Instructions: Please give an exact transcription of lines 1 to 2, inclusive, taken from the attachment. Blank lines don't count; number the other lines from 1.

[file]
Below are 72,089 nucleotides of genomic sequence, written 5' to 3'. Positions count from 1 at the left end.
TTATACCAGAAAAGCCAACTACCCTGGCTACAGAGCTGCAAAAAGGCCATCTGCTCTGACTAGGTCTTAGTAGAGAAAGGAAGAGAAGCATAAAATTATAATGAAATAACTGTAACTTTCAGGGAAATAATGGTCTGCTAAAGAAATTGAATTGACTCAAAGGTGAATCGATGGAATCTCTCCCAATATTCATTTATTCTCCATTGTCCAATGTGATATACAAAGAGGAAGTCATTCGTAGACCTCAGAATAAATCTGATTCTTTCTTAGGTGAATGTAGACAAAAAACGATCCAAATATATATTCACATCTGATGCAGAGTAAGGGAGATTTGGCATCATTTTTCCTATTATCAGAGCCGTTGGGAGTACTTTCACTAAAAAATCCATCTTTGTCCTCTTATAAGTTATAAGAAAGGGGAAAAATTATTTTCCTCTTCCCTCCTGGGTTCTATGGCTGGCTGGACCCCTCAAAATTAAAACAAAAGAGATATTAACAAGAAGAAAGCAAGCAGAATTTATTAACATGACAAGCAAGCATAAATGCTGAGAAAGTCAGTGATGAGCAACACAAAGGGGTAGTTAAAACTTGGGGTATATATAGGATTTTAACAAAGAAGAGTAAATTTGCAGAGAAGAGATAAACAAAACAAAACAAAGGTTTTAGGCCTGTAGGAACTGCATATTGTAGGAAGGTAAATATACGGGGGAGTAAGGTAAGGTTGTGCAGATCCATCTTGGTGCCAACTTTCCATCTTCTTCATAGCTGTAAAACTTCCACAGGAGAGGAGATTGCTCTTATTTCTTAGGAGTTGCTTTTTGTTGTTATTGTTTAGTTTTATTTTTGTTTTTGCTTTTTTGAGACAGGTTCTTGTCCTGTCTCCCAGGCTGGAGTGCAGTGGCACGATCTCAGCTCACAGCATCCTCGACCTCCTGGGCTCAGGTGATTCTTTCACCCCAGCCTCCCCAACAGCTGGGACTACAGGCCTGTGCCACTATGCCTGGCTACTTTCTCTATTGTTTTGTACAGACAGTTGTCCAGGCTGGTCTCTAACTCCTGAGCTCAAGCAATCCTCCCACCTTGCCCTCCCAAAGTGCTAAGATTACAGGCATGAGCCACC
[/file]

Below are 72,089 nucleotides of genomic sequence, written 5' to 3'. Positions count from 1 at the left end.
TTATACCAGAAAAGCCAACTACCCTGGCTACAGAGCTGCAAAAAGGCCATCTGCTCTGACTAGGTCTTAGTAGAGAAAGGAAGAGAAGCATAAAATTATAATGAAATAACTGTAACTTTCAGGGAAATAATGGTCTGCTAAAGAAATTGAATTGACTCAAAGGTGAATCGATGGAATCTCTCCCAATATTCATTTATTCTCCATTGTCCAATGTGATATACAAAGAGGAAGTCATTCGTAGACCTCAGAATAAATCTGATTCTTTCTTAGGTGAATGTAGACAAAAAACGATCCAAATATATATTCACATCTGATGCAGAGTAAGGGAGATTTGGCATCATTTTTCCTATTATCAGAGCCGTTGGGAGTACTTTCACTAAAAAATCCATCTTTGTCCTCTTATAAGTTATAAGAAAGGGGAAAAATTATTTTCCTCTTCCCTCCTGGGTTCTATGGCTGGCTGGACCCCTCAAAATTAAAACAAAAGAGATATTAACAAGAAGAAAGCAAGCAGAATTTATTAACATGACAAGCAAGCATAAATGCTGAGAAAGTCAGTGATGAGCAACACAAAGGGGTAGTTAAAACTTGGGGTATATATAGGATTTTAACAAAGAAGAGTAAATTTGCAGAGAAGAGATAAACAAAACAAAACAAAGGTTTTAGGCCTGTAGGAACTGCATATTGTAGGAAGGTAAATATACGGGGGAGTAAGGTAAGGTTGTGCAGATCCATCTTGGTGCCAACTTTCCATCTTCTTCATAGCTGTAAAACTTCCACAGGAGAGGAGATTGCTCTTATTTCTTAGGAGTTGCTTTTTGTTGTTATTGTTTAGTTTTATTTTTGTTTTTGCTTTTTTGAGACAGGTTCTTGTCCTGTCTCCCAGGCTGGAGTGCAGTGGCACGATCTCAGCTCACAGCATCCTCGACCTCCTGGGCTCAGGTGATTCTTTCACCCCAGCCTCCCCAACAGCTGGGACTACAGGCCTGTGCCACTATGCCTGGCTACTTTCTCTATTGTTTTGTACAGACAGTTGTCCAGGCTGGTCTCTAACTCCTGAGCTCAAGCAATCCTCCCACCTTGCCCTCCCAAAGTGCTAAGATTACAGGCATGAGCCACC